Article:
The only ways to see if two algorithms differ is to (i) do a proper complexity analysis (computing time and memory/bandwidth use) to see how it should scale theoretically (both in terms of data size and number of processors), and (ii) time optimized versions on the same hardware (or different sets of hardware), using a variable number of processors or nodes.

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Ballmer says 500 MILLION 'users' to 'have' Windows 8 in 2013

Michael H.F. Wilkinson
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"The visual effects are spectacular"

Oh really. I do not need spectacular visual effects on my desktop, unless I am playing a computer game, or running scientific visualization software. My OS should not try to dazzle me, I need to get work done. The best OS is the one you hardly notice. This may involve smart use of visual effects. Some visual effects I find useful (compiz-fusion has some things I find very handy, in particular in the area of switching desktops and looking for the right open app), but most are just battery-draining eye candy. It is telling that the spectacular visual effects are mentioned before the streamlined navigation (which is useful). I want substance, not bling.

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Core Wars: Inside Intel's power struggle with NVIDIA

Michael H.F. Wilkinson
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Re: New languages

I agree up to a point. Languages do need to change, and they are in fact changing. OpemMP is a sort of "bolt-on" solution for C(++) which allows the compiler to treat for loops as for-all statements, and provides various other mechanisms for syncing. A functional approach such as in Erlang is often proposed. I do have some doubts that we can solve all sorts of problems merely with new languages. We need to learn new ways of thinking about these problems. A good language can inspire new ways of thinking, of course.

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Michael H.F. Wilkinson
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Boffin

@Pperson

I have to disagree a bit here. Parallel computing is great, but at the same time it is hard work, and it is only useful in particular, data and compute intensive tasks. Memory access bottlenecks have been reduced greatly by getting rid of the front-side bus (guess why Opterons are so popular in HPC), but they are still very much present in GPUs, in particular in communication between GPU and main memory. There are improvements in tooling, but they are too often over-hyped. Besides, as with all optimization, you need understanding of the hardware.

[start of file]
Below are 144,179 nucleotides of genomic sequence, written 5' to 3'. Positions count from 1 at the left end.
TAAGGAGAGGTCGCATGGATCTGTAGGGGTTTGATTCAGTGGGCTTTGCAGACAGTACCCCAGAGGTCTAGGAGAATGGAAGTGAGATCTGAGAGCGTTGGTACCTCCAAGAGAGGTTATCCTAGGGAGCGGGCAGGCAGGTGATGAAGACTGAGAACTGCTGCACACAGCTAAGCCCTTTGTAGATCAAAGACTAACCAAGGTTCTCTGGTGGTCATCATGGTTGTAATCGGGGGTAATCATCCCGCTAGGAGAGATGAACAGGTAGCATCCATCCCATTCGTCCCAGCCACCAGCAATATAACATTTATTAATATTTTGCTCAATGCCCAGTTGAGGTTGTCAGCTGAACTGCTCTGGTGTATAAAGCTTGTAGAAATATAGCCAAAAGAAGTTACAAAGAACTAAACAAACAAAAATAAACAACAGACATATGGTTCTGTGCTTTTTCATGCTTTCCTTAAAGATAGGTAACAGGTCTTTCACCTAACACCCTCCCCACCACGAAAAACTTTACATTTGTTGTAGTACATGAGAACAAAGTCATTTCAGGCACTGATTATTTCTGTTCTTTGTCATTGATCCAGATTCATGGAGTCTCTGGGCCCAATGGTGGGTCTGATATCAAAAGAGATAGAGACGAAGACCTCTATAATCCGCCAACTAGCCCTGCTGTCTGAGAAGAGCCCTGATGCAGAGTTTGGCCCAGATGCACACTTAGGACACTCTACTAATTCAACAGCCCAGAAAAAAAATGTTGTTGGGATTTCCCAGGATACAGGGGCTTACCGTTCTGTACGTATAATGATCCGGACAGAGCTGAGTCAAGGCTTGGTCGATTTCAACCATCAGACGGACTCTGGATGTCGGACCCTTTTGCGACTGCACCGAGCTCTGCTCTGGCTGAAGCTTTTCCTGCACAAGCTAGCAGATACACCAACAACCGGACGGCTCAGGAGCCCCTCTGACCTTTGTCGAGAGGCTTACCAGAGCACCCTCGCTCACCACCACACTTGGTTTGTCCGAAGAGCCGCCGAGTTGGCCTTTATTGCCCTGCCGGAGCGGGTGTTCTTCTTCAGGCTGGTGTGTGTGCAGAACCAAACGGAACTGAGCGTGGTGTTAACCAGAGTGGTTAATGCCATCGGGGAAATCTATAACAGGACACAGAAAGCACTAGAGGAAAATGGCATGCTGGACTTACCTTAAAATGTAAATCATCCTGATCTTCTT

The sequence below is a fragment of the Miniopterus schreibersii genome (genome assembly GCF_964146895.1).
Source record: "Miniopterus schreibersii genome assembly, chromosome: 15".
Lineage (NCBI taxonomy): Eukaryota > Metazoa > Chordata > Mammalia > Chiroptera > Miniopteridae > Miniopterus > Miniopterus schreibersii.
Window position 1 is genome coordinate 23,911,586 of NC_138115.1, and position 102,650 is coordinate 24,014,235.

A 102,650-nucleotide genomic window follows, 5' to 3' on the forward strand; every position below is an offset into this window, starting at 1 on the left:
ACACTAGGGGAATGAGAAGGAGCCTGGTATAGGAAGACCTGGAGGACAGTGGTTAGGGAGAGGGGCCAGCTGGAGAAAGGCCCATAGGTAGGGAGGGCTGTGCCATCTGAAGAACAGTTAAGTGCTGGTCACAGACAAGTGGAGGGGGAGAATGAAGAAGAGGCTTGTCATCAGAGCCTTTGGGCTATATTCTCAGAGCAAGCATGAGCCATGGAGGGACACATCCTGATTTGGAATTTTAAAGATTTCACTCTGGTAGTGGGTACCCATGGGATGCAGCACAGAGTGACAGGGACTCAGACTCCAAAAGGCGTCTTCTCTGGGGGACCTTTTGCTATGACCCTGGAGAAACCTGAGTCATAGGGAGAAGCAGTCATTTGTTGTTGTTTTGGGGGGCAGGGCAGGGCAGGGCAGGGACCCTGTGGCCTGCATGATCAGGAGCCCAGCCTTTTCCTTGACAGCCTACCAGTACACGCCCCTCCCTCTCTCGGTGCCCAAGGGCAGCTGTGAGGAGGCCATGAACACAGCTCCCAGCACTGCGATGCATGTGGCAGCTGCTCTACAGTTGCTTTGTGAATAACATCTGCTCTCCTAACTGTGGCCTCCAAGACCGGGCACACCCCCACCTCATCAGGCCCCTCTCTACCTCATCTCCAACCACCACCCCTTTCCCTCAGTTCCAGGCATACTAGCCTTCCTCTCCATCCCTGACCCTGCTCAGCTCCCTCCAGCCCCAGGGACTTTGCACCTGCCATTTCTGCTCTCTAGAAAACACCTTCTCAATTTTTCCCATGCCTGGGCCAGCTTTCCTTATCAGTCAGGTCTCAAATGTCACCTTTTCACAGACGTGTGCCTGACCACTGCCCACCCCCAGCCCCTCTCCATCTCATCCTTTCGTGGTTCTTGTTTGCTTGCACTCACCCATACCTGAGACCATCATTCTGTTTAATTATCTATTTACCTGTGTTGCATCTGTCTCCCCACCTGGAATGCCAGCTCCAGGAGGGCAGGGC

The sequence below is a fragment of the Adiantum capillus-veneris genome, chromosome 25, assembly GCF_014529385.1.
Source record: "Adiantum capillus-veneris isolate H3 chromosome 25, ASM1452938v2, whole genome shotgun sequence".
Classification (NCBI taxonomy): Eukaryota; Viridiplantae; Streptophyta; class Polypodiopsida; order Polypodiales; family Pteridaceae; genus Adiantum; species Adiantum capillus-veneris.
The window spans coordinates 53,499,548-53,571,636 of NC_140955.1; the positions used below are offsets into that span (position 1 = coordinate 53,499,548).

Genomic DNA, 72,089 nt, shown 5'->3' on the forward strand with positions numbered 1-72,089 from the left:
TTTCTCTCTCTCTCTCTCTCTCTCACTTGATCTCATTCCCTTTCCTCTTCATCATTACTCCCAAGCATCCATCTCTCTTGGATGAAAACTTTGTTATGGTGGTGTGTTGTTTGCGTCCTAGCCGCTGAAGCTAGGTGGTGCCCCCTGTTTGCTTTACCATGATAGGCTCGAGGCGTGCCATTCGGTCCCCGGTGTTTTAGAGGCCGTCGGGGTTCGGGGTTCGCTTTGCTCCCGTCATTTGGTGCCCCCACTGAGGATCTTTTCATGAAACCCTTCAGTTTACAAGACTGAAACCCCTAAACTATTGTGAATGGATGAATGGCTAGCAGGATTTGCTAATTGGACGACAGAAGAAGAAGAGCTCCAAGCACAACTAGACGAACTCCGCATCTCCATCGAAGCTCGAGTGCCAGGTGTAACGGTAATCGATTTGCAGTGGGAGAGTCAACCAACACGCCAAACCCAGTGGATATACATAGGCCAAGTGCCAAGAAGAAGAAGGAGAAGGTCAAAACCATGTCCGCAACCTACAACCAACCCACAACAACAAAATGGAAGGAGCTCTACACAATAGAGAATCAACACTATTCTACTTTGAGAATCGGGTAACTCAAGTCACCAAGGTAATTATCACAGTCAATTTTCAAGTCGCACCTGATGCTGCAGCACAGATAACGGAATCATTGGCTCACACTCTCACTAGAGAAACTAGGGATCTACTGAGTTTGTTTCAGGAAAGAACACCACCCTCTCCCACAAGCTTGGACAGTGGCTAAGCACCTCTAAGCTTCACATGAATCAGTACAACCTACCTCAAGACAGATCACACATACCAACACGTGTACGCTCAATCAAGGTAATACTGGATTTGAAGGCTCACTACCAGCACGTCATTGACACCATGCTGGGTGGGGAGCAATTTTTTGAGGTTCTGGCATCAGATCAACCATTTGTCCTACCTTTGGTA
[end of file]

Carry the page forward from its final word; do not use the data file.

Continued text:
Parallel computing is at the forefront of computer science research, and new (wait-free) algorithms are being published in scientific journals, as are improvements in compilers, languages and other tools.

Throughout its early history, physics simulation with its emphasis on matrix-vector work dominated the HPC field. Now a much larger variety of code is being parallelized. People are finding out the hard way that parallel algorithm design is a lot harder than sequential programming.

As I like to tell my students: parallel computing provides much faster ways of making your program crash.

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Michael H.F. Wilkinson
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Boffin

Parallel code easily transfered to very different architecture?

Let me guess, they can easily parallelize adding two arrays together, or doing matrix vector stuff optimally. This covers some very important bases, but some parallel code needs to be rethought rather than just recompiled when porting to a very different architecture.

We have code which does not use matrix-vector stuff, and works best (40x speed up on 64 cores) on fairly coarse grained, shared memory, parallel architectures. We still have not managed to make a distributed memory version (working on it), and are struggling with an OpenCL version for GPUs (working on it with GPU gurus).

Every time I have heard people claim to have tools that take all the hard work out of parallel programming, they show me examples like "add these 10^9 numbers to another bunch of 10^9 numbers". These tools can indeed take a lot of the hard work out of parallel computing, but not all, by quite a long way.

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Apple's trial experts are 'slavish fanbois who believe in magic'

Michael H.F. Wilkinson
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Joke

Re: Pulled a rabbit out of the hat

I thought the Unseen University had prior art on that. Go ahead Apple, sue UU, they have a pond full of people who tried to sue them.

Doffs hat to TP

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Michael H.F. Wilkinson
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Mushroom

Re: "Use, Reuse, Overuse, Abuse"

Wasn't stage five "Light fuse"

see icon

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Michael H.F. Wilkinson
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Re: Why not ask

or for a more emotional (i.e., high blood-pressure) pitch, Steve Balmer

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Chrome spends a week at the top of the browser charts

Michael H.F. Wilkinson
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Re: Android

Not sure about that. quite a few people (myself included) drop the default browser in Android for something with more functionality. My HTC Desire's default browser had no tabs, I tried firefox on Android briefly but was not impressed, and run Dolphin now. There may be better browsers out there for Android, but I rather like Dolphin, so won't change now.